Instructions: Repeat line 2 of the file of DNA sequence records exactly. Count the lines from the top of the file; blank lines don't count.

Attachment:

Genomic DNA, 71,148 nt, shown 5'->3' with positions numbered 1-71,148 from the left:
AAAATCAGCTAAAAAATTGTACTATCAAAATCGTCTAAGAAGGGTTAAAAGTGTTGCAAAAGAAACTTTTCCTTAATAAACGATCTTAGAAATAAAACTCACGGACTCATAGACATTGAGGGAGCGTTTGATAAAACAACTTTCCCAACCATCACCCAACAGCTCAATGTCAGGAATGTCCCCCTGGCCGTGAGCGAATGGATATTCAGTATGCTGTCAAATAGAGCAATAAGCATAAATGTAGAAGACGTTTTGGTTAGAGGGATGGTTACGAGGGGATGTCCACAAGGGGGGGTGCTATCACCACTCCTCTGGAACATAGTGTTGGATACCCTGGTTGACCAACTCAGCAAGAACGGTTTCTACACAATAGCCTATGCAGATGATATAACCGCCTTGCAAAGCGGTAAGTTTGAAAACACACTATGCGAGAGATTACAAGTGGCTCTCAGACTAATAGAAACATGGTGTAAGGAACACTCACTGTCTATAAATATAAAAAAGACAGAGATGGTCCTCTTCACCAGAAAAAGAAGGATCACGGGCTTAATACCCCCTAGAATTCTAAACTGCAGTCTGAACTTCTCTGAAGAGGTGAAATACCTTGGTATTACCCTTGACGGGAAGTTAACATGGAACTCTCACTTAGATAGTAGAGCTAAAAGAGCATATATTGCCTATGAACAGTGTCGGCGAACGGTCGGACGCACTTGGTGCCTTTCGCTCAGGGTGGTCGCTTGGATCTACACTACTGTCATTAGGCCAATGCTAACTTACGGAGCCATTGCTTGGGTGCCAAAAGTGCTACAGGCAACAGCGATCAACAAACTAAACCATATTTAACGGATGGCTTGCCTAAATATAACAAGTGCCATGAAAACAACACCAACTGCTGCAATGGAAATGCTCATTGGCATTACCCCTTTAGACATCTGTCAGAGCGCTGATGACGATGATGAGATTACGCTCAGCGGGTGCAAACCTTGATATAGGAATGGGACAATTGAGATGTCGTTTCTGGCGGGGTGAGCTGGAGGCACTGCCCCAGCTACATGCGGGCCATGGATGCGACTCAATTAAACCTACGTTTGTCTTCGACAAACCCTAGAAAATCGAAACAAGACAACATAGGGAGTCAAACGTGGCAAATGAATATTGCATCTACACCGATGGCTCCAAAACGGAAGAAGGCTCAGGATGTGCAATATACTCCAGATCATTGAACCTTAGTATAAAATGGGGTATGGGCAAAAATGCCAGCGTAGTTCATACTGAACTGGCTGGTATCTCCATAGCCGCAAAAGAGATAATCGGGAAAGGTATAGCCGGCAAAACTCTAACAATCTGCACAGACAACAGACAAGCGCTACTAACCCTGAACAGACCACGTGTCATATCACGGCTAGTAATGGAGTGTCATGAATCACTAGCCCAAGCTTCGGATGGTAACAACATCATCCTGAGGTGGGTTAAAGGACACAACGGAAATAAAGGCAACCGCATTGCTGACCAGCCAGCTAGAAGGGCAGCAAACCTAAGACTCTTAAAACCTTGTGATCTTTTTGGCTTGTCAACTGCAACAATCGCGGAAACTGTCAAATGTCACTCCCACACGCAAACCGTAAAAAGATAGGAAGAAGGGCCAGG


AAAATCAGCTAAAAAATTGTACTATCAAAATCGTCTAAGAAGGGTTAAAAGTGTTGCAAAAGAAACTTTTCCTTAATAAACGATCTTAGAAATAAAACTCACGGACTCATAGACATTGAGGGAGCGTTTGATAAAACAACTTTCCCAACCATCACCCAACAGCTCAATGTCAGGAATGTCCCCCTGGCCGTGAGCGAATGGATATTCAGTATGCTGTCAAATAGAGCAATAAGCATAAATGTAGAAGACGTTTTGGTTAGAGGGATGGTTACGAGGGGATGTCCACAAGGGGGGGTGCTATCACCACTCCTCTGGAACATAGTGTTGGATACCCTGGTTGACCAACTCAGCAAGAACGGTTTCTACACAATAGCCTATGCAGATGATATAACCGCCTTGCAAAGCGGTAAGTTTGAAAACACACTATGCGAGAGATTACAAGTGGCTCTCAGACTAATAGAAACATGGTGTAAGGAACACTCACTGTCTATAAATATAAAAAAGACAGAGATGGTCCTCTTCACCAGAAAAAGAAGGATCACGGGCTTAATACCCCCTAGAATTCTAAACTGCAGTCTGAACTTCTCTGAAGAGGTGAAATACCTTGGTATTACCCTTGACGGGAAGTTAACATGGAACTCTCACTTAGATAGTAGAGCTAAAAGAGCATATATTGCCTATGAACAGTGTCGGCGAACGGTCGGACGCACTTGGTGCCTTTCGCTCAGGGTGGTCGCTTGGATCTACACTACTGTCATTAGGCCAATGCTAACTTACGGAGCCATTGCTTGGGTGCCAAAAGTGCTACAGGCAACAGCGATCAACAAACTAAACCATATTTAACGGATGGCTTGCCTAAATATAACAAGTGCCATGAAAACAACACCAACTGCTGCAATGGAAATGCTCATTGGCATTACCCCTTTAGACATCTGTCAGAGCGCTGATGACGATGATGAGATTACGCTCAGCGGGTGCAAACCTTGATATAGGAATGGGACAATTGAGATGTCGTTTCTGGCGGGGTGAGCTGGAGGCACTGCCCCAGCTACATGCGGGCCATGGATGCGACTCAATTAAACCTACGTTTGTCTTCGACAAACCCTAGAAAATCGAAACAAGACAACATAGGGAGTCAAACGTGGCAAATGAATATTGCATCTACACCGATGGCTCCAAAACGGAAGAAGGCTCAGGATGTGCAATATACTCCAGATCATTGAACCTTAGTATAAAATGGGGTATGGGCAAAAATGCCAGCGTAGTTCATACTGAACTGGCTGGTATCTCCATAGCCGCAAAAGAGATAATCGGGAAAGGTATAGCCGGCAAAACTCTAACAATCTGCACAGACAACAGACAAGCGCTACTAACCCTGAACAGACCACGTGTCATATCACGGCTAGTAATGGAGTGTCATGAATCACTAGCCCAAGCTTCGGATGGTAACAACATCATCCTGAGGTGGGTTAAAGGACACAACGGAAATAAAGGCAACCGCATTGCTGACCAGCCAGCTAGAAGGGCAGCAAACCTAAGACTCTTAAAACCTTGTGATCTTTTTGGCTTGTCAACTGCAACAATCGCGGAAACTGTCAAATGTCACTCCCACACGCAAACCGTAAAAAGATAGGAAGAAGGGCCAGG